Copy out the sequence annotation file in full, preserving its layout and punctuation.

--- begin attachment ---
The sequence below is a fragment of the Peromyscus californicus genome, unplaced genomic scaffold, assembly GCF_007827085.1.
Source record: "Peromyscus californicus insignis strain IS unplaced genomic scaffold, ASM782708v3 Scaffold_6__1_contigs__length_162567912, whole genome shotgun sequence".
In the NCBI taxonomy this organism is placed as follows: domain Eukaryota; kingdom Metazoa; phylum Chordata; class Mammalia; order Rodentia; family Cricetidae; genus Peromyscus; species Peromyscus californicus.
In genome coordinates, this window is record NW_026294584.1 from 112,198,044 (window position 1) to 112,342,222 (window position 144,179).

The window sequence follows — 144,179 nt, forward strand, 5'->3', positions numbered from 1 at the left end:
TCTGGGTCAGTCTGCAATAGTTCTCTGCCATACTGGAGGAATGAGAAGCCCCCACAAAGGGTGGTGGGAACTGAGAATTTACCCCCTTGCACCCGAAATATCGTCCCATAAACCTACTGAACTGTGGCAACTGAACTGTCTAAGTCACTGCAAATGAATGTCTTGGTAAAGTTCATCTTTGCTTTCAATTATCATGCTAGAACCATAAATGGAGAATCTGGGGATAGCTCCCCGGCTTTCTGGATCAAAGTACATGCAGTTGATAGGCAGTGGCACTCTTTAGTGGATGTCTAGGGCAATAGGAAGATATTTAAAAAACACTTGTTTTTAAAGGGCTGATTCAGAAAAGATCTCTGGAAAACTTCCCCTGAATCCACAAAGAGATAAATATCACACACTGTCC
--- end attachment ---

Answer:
The sequence below is a fragment of the Peromyscus californicus genome, unplaced genomic scaffold, assembly GCF_007827085.1.
Source record: "Peromyscus californicus insignis strain IS unplaced genomic scaffold, ASM782708v3 Scaffold_6__1_contigs__length_162567912, whole genome shotgun sequence".
In the NCBI taxonomy this organism is placed as follows: domain Eukaryota; kingdom Metazoa; phylum Chordata; class Mammalia; order Rodentia; family Cricetidae; genus Peromyscus; species Peromyscus californicus.
In genome coordinates, this window is record NW_026294584.1 from 112,198,044 (window position 1) to 112,342,222 (window position 144,179).

The window sequence follows — 144,179 nt, forward strand, 5'->3', positions numbered from 1 at the left end:
TCTGGGTCAGTCTGCAATAGTTCTCTGCCATACTGGAGGAATGAGAAGCCCCCACAAAGGGTGGTGGGAACTGAGAATTTACCCCCTTGCACCCGAAATATCGTCCCATAAACCTACTGAACTGTGGCAACTGAACTGTCTAAGTCACTGCAAATGAATGTCTTGGTAAAGTTCATCTTTGCTTTCAATTATCATGCTAGAACCATAAATGGAGAATCTGGGGATAGCTCCCCGGCTTTCTGGATCAAAGTACATGCAGTTGATAGGCAGTGGCACTCTTTAGTGGATGTCTAGGGCAATAGGAAGATATTTAAAAAACACTTGTTTTTAAAGGGCTGATTCAGAAAAGATCTCTGGAAAACTTCCCCTGAATCCACAAAGAGATAAATATCACACACTGTCC